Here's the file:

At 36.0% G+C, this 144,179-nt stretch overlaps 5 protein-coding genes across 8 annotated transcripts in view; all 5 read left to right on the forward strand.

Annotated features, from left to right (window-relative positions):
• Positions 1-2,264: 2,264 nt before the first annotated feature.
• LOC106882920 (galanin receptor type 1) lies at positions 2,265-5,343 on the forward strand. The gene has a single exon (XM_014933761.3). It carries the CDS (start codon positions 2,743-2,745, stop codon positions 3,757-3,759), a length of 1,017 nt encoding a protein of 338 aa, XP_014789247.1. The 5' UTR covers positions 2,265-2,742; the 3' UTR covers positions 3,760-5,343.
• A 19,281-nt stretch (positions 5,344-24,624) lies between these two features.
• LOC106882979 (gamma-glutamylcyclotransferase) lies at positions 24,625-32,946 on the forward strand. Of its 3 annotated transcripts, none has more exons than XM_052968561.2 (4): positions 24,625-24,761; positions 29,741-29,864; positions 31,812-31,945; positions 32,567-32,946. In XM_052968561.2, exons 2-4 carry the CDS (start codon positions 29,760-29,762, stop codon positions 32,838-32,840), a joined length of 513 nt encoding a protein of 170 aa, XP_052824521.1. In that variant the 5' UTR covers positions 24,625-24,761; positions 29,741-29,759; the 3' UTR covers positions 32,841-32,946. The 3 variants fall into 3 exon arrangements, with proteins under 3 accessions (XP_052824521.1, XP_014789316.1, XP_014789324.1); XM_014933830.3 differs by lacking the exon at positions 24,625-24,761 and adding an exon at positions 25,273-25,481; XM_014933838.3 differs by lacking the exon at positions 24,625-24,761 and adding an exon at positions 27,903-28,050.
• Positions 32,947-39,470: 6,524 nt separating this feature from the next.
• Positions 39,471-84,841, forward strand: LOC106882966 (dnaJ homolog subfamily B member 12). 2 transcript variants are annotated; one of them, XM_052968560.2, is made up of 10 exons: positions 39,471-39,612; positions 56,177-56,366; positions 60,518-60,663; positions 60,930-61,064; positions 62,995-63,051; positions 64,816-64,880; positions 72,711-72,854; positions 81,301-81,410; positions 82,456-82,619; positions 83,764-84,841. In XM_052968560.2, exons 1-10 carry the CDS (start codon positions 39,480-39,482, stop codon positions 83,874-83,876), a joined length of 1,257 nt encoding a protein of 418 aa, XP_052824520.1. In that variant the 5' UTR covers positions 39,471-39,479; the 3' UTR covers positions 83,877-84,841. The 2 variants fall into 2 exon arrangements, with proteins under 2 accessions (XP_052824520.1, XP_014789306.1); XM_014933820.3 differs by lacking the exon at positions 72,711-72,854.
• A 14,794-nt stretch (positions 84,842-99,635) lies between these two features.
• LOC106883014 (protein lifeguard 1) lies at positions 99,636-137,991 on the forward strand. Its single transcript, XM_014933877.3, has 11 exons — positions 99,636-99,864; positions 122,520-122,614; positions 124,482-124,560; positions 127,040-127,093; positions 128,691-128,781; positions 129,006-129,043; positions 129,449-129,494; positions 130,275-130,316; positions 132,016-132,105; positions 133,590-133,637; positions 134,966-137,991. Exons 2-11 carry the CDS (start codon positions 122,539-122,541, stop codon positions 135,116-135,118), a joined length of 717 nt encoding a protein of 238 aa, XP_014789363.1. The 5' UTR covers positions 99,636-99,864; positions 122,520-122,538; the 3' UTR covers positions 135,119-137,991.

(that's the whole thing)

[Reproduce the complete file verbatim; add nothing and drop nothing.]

At 36.0% G+C, this 144,179-nt stretch overlaps 5 protein-coding genes across 8 annotated transcripts in view; all 5 read left to right on the forward strand.

Annotated features, from left to right (window-relative positions):
• Positions 1-2,264: 2,264 nt before the first annotated feature.
• LOC106882920 (galanin receptor type 1) lies at positions 2,265-5,343 on the forward strand. The gene has a single exon (XM_014933761.3). It carries the CDS (start codon positions 2,743-2,745, stop codon positions 3,757-3,759), a length of 1,017 nt encoding a protein of 338 aa, XP_014789247.1. The 5' UTR covers positions 2,265-2,742; the 3' UTR covers positions 3,760-5,343.
• A 19,281-nt stretch (positions 5,344-24,624) lies between these two features.
• LOC106882979 (gamma-glutamylcyclotransferase) lies at positions 24,625-32,946 on the forward strand. Of its 3 annotated transcripts, none has more exons than XM_052968561.2 (4): positions 24,625-24,761; positions 29,741-29,864; positions 31,812-31,945; positions 32,567-32,946. In XM_052968561.2, exons 2-4 carry the CDS (start codon positions 29,760-29,762, stop codon positions 32,838-32,840), a joined length of 513 nt encoding a protein of 170 aa, XP_052824521.1. In that variant the 5' UTR covers positions 24,625-24,761; positions 29,741-29,759; the 3' UTR covers positions 32,841-32,946. The 3 variants fall into 3 exon arrangements, with proteins under 3 accessions (XP_052824521.1, XP_014789316.1, XP_014789324.1); XM_014933830.3 differs by lacking the exon at positions 24,625-24,761 and adding an exon at positions 25,273-25,481; XM_014933838.3 differs by lacking the exon at positions 24,625-24,761 and adding an exon at positions 27,903-28,050.
• Positions 32,947-39,470: 6,524 nt separating this feature from the next.
• Positions 39,471-84,841, forward strand: LOC106882966 (dnaJ homolog subfamily B member 12). 2 transcript variants are annotated; one of them, XM_052968560.2, is made up of 10 exons: positions 39,471-39,612; positions 56,177-56,366; positions 60,518-60,663; positions 60,930-61,064; positions 62,995-63,051; positions 64,816-64,880; positions 72,711-72,854; positions 81,301-81,410; positions 82,456-82,619; positions 83,764-84,841. In XM_052968560.2, exons 1-10 carry the CDS (start codon positions 39,480-39,482, stop codon positions 83,874-83,876), a joined length of 1,257 nt encoding a protein of 418 aa, XP_052824520.1. In that variant the 5' UTR covers positions 39,471-39,479; the 3' UTR covers positions 83,877-84,841. The 2 variants fall into 2 exon arrangements, with proteins under 2 accessions (XP_052824520.1, XP_014789306.1); XM_014933820.3 differs by lacking the exon at positions 72,711-72,854.
• A 14,794-nt stretch (positions 84,842-99,635) lies between these two features.
• LOC106883014 (protein lifeguard 1) lies at positions 99,636-137,991 on the forward strand. Its single transcript, XM_014933877.3, has 11 exons — positions 99,636-99,864; positions 122,520-122,614; positions 124,482-124,560; positions 127,040-127,093; positions 128,691-128,781; positions 129,006-129,043; positions 129,449-129,494; positions 130,275-130,316; positions 132,016-132,105; positions 133,590-133,637; positions 134,966-137,991. Exons 2-11 carry the CDS (start codon positions 122,539-122,541, stop codon positions 135,116-135,118), a joined length of 717 nt encoding a protein of 238 aa, XP_014789363.1. The 5' UTR covers positions 99,636-99,864; positions 122,520-122,538; the 3' UTR covers positions 135,119-137,991.